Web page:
Expand your knowledge, develop your academic skills
and interact with university staff and students.
Ease your study load by up to four courses (maximum of one course per semester) when you enrol in a related UniSC program after high school. This means, you'll have fewer subjects to complete to get your degree.
When you enrol in your university degree you'll be well prepared having already completed study at this level.
Plus, you'll have made connections with UniSC's support services, staff and students - which means you've already hit the ground running toward success at university.
UniSC subsidises the cost of Headstart, decreasing the overall cost of your degree. Your first subject is free, and further subjects at a reduced rate.
If you choose to study more than one Headstart subject, the fee is $400 per additional subject. Scholarships are available to eligible applicants to cover this tuition fee.
You can select a Headstart subject in an area not offered by your school, that extends on your favourite subject at school, or use it as an opportunity to try out future career choices.
Many of our Headstart students, including Dana Larkin, found that studying at a more advanced level can improve your performance at school as you'll be learning new academic skills and will have access to extra study resources.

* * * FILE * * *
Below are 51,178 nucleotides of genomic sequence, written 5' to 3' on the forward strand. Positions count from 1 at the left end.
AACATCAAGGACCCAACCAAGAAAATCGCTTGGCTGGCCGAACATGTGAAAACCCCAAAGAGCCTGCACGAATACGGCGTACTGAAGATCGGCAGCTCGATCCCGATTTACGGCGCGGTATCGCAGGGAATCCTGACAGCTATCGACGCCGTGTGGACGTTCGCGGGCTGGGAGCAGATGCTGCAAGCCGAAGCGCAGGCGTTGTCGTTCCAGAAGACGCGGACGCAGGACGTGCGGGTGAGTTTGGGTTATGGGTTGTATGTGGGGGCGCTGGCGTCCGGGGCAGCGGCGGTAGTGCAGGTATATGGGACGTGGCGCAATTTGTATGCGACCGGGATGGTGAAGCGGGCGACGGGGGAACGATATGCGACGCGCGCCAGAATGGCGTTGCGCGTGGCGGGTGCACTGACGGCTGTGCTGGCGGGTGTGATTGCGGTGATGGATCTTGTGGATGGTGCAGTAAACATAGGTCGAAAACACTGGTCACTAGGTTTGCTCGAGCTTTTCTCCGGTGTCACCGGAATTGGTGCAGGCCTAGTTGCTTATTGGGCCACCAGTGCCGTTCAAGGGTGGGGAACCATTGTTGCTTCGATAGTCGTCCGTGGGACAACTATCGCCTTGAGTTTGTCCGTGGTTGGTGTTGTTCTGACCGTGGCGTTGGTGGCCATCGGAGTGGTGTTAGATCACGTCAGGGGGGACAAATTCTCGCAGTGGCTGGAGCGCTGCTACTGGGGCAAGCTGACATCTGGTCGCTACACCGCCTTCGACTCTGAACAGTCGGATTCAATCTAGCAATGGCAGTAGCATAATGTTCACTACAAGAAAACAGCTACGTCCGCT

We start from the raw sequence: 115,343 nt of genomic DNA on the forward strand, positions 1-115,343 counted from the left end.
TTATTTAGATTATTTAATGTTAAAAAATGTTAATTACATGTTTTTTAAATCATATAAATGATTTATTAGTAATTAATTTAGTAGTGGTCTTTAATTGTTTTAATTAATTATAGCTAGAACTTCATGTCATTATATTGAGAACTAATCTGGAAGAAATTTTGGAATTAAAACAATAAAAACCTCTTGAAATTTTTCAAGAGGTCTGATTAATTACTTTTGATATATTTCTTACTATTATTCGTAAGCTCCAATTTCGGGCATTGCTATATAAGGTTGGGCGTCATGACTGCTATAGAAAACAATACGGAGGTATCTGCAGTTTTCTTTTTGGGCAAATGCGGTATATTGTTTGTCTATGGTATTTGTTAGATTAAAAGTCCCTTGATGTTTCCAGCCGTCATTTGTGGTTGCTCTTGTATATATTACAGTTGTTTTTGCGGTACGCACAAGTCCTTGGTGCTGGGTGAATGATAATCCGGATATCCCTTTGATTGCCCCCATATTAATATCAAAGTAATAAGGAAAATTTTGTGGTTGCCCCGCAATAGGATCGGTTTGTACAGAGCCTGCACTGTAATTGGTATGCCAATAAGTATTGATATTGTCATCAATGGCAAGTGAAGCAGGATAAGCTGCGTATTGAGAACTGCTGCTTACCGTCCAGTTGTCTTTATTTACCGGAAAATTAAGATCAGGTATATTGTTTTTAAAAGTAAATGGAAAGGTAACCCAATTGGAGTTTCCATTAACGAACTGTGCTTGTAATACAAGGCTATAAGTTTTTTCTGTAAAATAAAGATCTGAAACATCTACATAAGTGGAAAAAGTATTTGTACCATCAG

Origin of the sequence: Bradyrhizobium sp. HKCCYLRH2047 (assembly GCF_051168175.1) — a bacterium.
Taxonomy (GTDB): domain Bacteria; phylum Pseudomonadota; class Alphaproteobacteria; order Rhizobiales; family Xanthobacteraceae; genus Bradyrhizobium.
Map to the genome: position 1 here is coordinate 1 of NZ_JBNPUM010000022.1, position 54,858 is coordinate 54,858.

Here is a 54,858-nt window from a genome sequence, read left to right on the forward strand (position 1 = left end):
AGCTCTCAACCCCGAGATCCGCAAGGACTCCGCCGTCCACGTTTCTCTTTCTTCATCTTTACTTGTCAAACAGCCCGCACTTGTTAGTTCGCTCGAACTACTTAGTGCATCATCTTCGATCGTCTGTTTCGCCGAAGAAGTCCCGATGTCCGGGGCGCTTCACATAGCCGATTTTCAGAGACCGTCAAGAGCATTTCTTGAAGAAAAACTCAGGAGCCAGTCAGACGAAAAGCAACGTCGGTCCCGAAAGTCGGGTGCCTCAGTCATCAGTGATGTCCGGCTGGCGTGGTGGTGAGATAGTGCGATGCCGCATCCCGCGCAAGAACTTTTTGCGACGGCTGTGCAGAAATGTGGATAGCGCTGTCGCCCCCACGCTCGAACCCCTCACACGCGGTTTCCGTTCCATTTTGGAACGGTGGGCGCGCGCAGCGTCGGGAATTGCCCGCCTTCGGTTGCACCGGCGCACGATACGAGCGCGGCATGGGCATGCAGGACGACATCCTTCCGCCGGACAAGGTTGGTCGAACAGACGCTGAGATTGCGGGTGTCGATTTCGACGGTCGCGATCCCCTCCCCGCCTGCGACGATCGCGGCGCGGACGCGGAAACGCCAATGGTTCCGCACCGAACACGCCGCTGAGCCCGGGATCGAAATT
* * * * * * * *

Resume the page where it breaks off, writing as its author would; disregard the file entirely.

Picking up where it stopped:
Completed university courses can contribute toward your QCE. One semester counts for 2 credits.*^
* The required standard of achievement is a grade of 4 on a 7-point scale, or a Pass grade.
^ Headstart does not contribute points towards other state senior certificates.
Meet Headstart students
"Headstart is a great opportunity to see if university is something you want to consider doing even if you are not sure."
"I learned how to manage my time wisely by creating weekly goals, and how to find resources if I needed help."
"Headstart teaches you how to balance school, study, part-time work and other interests and manage your time. Being 16, I didn’t really have those skills until going to USC.”
"During the first few weeks of my Journalism degree, I felt much more confident. Knowing how to write and reference tertiary-level assessments was a great advantage."